You’ve seen that adorable elderly couple sitting on a park bench or taking a stroll around the park. They’re always holding hands and they look so comfortable with each other, like they’ve spent their entire life in synchronization. If you could interview that couple, there are probably a few major things you could learn about cultivating a successful relationship.
The American Psychological Association estimates that between 40 and 50 percent of all marriages end in divorce. That number is a 40 percent increase from 40 years ago, and it’s not looking any better for the future.
Divorce is sometimes the best option for everyone involved, but other times, it could have been prevented if there had been some great role models to turn to in time of need. The reality is that you could be sabotaging your relationship without even realizing it! If you could spy on a couple that has a successful, lifelong marriage, here are a few things you’d notice they do.
1. They tell each other what they’re thinking
How many of your arguments come as a result of poor communication? Contrary to popular belief, being “one” in marriage doesn’t mean that you have the same thoughts. Even those who’ve been married for 50 years can’t tell what their spouse is thinking all the time. That’s why it’s so important to tell your spouse what you’re thinking, without making them guess.
2. They continue to date each other
If you look back at the days before you were married and compare them to now, you’ll probably notice a significant difference in the attention your spouse pays to you. That’s probably because before you were married, you went on real dates.
Dates are the best place for you to really bond as a couple. You can revert to the days where you were trying to impress one another and make each other happy while getting away from the stress of life, kids, and work.
3. They have children
These married couples will likely tell you that having children was one of the most difficult things they’ve done. They’ll also tell you it’s one of the most rewarding. Children define a new kind of intimacy among parents. Creating a child, finding out you’re pregnant, being a part of the birthing experience, teaching your child to ride a bike, and more are all a part of an amazing experience that helps your entire family grow closer together.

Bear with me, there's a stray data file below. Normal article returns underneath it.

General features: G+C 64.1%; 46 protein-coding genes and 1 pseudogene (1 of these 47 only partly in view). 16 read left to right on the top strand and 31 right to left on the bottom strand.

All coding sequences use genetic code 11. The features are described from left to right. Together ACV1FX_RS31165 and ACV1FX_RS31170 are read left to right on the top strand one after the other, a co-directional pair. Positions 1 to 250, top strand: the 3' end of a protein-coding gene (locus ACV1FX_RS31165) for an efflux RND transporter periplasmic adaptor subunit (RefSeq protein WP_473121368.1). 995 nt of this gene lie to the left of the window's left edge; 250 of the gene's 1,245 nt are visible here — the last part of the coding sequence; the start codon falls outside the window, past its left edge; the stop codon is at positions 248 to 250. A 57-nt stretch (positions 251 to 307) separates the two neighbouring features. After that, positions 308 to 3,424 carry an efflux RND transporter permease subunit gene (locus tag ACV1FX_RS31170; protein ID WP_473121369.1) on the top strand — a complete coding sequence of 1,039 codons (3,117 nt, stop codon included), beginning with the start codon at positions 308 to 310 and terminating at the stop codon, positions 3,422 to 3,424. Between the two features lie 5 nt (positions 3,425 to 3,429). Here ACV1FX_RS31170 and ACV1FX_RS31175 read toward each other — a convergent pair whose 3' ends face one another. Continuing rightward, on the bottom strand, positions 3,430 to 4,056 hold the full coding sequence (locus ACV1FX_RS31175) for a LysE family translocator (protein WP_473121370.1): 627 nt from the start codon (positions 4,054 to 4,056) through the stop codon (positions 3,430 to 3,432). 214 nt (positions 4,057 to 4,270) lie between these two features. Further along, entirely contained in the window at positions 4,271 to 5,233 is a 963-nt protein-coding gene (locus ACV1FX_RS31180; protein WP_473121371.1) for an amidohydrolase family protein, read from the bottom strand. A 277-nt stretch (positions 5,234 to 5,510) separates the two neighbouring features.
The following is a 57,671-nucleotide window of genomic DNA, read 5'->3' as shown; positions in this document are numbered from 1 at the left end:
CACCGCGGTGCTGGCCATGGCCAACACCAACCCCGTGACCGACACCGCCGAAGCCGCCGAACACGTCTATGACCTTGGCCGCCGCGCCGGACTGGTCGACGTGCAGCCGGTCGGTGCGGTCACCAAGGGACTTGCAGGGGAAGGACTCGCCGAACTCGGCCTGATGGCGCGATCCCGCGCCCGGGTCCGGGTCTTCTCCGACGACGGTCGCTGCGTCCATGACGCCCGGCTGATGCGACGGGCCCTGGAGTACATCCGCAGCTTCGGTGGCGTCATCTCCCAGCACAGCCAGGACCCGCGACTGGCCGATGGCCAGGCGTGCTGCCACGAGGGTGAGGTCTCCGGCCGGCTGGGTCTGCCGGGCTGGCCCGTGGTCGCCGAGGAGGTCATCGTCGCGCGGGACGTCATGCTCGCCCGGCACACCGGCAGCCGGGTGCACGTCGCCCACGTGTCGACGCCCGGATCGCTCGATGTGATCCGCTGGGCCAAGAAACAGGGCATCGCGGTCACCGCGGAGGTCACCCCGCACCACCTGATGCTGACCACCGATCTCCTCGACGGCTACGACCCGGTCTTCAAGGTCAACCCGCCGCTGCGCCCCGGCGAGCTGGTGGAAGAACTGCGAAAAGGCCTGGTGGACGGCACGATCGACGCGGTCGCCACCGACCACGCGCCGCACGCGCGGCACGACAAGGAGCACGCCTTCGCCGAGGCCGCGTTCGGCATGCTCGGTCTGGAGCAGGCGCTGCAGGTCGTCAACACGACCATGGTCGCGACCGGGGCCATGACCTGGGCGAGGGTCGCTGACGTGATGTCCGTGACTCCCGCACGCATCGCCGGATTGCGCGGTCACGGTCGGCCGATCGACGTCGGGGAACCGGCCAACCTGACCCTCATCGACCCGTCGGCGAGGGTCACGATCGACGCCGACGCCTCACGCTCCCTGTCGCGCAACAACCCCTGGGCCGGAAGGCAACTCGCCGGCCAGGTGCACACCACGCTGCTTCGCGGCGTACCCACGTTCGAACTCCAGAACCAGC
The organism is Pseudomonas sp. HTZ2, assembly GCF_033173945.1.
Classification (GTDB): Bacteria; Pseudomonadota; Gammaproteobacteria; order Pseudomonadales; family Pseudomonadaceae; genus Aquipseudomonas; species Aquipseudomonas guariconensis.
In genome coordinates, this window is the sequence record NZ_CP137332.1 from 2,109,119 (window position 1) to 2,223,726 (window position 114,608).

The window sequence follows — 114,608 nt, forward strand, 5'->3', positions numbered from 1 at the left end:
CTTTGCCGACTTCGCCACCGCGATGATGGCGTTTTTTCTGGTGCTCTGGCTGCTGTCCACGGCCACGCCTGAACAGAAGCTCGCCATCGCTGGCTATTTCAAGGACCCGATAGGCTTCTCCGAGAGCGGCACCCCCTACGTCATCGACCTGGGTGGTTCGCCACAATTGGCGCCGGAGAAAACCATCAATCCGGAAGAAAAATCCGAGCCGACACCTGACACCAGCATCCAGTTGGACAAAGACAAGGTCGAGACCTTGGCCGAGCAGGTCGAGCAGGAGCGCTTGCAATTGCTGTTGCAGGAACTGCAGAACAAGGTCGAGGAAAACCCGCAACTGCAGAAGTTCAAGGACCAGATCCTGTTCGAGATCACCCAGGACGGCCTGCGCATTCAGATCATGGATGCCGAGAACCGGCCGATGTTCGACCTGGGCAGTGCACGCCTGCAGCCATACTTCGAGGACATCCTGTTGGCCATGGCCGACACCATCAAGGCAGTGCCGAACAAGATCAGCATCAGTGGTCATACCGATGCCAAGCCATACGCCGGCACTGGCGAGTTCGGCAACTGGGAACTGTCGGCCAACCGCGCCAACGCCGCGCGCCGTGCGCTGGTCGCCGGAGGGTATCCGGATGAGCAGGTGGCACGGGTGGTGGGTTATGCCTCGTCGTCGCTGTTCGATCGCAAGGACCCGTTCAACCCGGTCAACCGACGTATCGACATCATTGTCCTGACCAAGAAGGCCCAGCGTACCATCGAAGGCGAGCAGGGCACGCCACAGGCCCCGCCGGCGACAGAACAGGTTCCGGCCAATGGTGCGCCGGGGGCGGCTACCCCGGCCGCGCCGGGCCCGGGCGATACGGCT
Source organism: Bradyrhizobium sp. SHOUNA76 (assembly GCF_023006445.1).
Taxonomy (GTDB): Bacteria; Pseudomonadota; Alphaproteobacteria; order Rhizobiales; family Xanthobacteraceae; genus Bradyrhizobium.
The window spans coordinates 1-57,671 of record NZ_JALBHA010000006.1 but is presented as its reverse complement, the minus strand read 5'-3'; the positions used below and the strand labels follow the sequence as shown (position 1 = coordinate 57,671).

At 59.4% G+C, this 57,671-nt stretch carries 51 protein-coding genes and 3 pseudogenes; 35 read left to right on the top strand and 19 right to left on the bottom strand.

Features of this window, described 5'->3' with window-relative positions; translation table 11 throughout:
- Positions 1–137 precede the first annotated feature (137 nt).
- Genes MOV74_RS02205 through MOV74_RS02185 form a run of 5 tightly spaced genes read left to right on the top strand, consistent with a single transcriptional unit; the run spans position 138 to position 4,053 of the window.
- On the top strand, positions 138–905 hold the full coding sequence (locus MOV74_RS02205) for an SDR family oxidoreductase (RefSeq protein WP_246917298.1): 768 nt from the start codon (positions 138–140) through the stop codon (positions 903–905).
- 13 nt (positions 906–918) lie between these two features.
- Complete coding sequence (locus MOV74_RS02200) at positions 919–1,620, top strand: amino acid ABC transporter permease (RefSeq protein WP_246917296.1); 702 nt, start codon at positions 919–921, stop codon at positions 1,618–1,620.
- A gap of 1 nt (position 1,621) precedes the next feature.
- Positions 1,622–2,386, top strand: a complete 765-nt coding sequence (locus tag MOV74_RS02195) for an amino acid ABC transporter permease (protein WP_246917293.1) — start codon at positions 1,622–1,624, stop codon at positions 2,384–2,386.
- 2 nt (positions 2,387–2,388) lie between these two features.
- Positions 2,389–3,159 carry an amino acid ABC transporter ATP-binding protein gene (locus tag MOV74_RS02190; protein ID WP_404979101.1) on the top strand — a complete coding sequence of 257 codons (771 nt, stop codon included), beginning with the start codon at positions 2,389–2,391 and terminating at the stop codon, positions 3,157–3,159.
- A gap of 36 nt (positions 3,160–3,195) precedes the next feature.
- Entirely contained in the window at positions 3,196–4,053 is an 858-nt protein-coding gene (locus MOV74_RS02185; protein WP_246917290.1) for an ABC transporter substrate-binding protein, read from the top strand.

4. They argue with a purpose rather than for the sake of arguing
There are probably a few things that you and your spouse argue about over and over. For example, he leaves his muddy shoes on the carpet, while she parks the car crooked. The list could go on and on. Instead of yelling and complaining without any kind of resolution, argue with the intent of finding a solution.
Constructive arguing involves asking questions, understanding your spouse’s feelings, and presenting some kind of solution. These arguments end with an action. Try and plan to correct the problem, so that the topic doesn’t come up again in the same negative light.
5. They don’t complain unless they have a solution
“You always leave the butter sitting on the counter.” “You never help me get the kids ready for school.” “You never remember parent teacher conference.” Sound familiar? Those in lasting relationships recognize that constant complaining gets you nowhere. All it does is heighten your anger and increase the likelihood of an argument. It’s okay to vent – just make sure you have a solution for what’s frustrating you before bringing it up.
6. They express gratitude
The best way to avoid complaining is to look for things to be grateful for in your spouse. You could even try documenting these things in a gratitude journal. It might take a little pondering at first, but you’ll soon find that there are many things to be grateful for. Your gratitude can go as deep as, “I’m grateful that my husband never gives up.” Or it could be as lighthearted and simple as, “I’m grateful that my wife picked me up from work today.”
You can also try and take the time to express gratitude for your spouse verbally. Studies show that those who make sure their spouse feels more appreciated have significantly greater feelings of love and contentment than those who go days at a time without saying thank you.
7. They recognize that their marriage comes first
Any lifelong couple will tell you that your spouse should come before anything else, even a deadline at work, and especially a night out with friends. When you prioritize your marriage, you cultivate an atmosphere of trust and mutual respect, which is an invaluable quality in any marriage.
8. They prioritize pillow talk
It’s easy to go to bed at separate times, especially when you have different interests and responsibilities to attend to. But couples who have been married for years recognize the value of pillow talk. They make it a priority to go to bed at the same time, even if it means going to bed later or earlier than you like. The time alone with your spouse in such an intimate setting will be priceless for relieving stress, talking about kids and work, and discussing hopes and dreams. These night-time chats really help develop your relationship – in every sense of the word.
9. They nurture common interests
Most couples don’t have nearly as much in common as they thought they did when they were dating. She might suddenly lose interest in ESPN, and he might suddenly decide he doesn’t like star gazing after all. But there will be some things that every couple still has in common. Successful marriages find the few things they have in common and cultivate a strong relationship through their common interests.
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